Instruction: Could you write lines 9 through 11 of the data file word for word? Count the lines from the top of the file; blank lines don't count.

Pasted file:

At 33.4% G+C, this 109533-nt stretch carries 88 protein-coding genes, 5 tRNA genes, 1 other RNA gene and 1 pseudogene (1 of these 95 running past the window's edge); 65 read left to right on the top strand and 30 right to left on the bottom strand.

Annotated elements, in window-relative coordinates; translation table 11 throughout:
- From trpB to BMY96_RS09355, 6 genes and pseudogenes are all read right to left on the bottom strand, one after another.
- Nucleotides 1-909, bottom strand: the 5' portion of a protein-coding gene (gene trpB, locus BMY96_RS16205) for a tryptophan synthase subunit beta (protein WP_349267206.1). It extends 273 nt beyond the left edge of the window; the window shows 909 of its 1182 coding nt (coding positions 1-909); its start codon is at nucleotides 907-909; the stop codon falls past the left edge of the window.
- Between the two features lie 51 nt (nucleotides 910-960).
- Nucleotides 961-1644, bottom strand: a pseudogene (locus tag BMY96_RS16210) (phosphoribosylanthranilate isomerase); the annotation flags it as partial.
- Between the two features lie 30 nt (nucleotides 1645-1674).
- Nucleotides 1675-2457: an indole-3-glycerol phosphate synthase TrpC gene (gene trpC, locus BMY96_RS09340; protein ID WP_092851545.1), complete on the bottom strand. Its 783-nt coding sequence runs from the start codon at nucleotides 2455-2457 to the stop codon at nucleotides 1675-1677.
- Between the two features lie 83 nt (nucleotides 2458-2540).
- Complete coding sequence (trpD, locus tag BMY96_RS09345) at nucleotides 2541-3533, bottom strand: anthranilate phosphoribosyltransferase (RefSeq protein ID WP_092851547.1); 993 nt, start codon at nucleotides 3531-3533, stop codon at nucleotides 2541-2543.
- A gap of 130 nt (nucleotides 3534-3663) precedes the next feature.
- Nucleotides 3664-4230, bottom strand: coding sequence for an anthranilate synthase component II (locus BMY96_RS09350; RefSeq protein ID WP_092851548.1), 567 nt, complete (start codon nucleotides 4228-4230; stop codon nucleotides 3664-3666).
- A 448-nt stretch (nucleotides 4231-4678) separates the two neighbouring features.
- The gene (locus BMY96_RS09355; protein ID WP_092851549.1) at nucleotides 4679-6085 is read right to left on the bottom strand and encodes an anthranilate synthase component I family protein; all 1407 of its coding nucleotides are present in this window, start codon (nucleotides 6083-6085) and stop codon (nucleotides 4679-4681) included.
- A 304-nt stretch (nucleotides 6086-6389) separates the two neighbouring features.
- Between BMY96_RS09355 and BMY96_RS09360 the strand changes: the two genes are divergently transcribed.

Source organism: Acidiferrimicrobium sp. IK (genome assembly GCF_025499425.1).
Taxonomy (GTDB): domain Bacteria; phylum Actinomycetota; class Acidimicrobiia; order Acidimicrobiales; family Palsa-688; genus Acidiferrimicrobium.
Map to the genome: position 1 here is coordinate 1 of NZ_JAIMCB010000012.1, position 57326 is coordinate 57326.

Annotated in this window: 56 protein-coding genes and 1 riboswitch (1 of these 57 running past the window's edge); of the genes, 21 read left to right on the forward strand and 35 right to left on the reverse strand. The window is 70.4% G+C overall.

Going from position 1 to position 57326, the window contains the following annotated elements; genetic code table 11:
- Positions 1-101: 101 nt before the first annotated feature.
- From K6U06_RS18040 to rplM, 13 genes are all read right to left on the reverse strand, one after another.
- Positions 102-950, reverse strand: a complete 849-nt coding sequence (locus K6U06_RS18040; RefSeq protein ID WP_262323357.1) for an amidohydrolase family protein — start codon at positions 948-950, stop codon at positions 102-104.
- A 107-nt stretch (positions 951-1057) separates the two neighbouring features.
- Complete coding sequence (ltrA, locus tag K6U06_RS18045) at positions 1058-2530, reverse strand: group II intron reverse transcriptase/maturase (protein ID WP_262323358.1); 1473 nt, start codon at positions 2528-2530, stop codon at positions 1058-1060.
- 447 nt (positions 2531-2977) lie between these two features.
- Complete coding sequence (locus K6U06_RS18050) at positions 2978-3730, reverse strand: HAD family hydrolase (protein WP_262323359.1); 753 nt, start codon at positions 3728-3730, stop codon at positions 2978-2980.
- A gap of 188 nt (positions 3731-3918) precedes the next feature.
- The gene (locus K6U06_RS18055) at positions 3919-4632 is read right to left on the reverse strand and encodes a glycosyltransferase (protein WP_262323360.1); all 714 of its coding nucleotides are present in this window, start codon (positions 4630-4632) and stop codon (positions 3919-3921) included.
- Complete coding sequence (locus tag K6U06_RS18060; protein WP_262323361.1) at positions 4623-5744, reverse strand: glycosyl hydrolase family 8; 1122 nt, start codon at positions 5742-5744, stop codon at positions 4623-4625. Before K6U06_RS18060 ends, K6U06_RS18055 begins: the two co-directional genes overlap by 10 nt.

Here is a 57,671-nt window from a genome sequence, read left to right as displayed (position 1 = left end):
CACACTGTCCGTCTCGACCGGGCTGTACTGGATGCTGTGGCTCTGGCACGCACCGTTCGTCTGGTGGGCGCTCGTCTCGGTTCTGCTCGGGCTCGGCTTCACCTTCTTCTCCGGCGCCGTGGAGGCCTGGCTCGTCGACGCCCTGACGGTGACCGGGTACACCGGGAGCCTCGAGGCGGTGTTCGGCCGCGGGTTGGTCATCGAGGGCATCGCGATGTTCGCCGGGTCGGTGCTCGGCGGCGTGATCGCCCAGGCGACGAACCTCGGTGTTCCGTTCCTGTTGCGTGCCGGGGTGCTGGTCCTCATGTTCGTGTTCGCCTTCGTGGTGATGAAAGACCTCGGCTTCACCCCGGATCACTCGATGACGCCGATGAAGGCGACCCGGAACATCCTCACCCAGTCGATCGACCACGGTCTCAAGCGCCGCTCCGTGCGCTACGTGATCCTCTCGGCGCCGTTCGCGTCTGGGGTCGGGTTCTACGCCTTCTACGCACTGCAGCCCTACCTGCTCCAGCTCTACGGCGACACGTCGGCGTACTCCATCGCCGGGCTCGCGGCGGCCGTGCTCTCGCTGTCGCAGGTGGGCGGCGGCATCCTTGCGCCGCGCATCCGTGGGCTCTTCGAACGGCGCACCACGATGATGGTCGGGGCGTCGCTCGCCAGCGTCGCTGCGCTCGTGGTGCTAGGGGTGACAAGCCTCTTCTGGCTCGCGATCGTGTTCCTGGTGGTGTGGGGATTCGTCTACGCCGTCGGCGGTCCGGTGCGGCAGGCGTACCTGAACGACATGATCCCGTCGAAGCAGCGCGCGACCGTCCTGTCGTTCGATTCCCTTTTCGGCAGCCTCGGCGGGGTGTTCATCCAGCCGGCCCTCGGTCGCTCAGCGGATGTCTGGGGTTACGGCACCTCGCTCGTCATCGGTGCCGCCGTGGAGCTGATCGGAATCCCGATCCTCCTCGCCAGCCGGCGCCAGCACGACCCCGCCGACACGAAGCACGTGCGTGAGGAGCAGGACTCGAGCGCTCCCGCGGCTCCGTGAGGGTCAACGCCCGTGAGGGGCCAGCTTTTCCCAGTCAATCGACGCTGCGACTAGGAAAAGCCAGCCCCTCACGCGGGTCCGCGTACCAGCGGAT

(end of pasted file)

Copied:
- Between the two features lie 83 nt (nucleotides 2458-2540).
- Complete coding sequence (trpD, locus tag BMY96_RS09345) at nucleotides 2541-3533, bottom strand: anthranilate phosphoribosyltransferase (RefSeq protein ID WP_092851547.1); 993 nt, start codon at nucleotides 3531-3533, stop codon at nucleotides 2541-2543.
- A gap of 130 nt (nucleotides 3534-3663) precedes the next feature.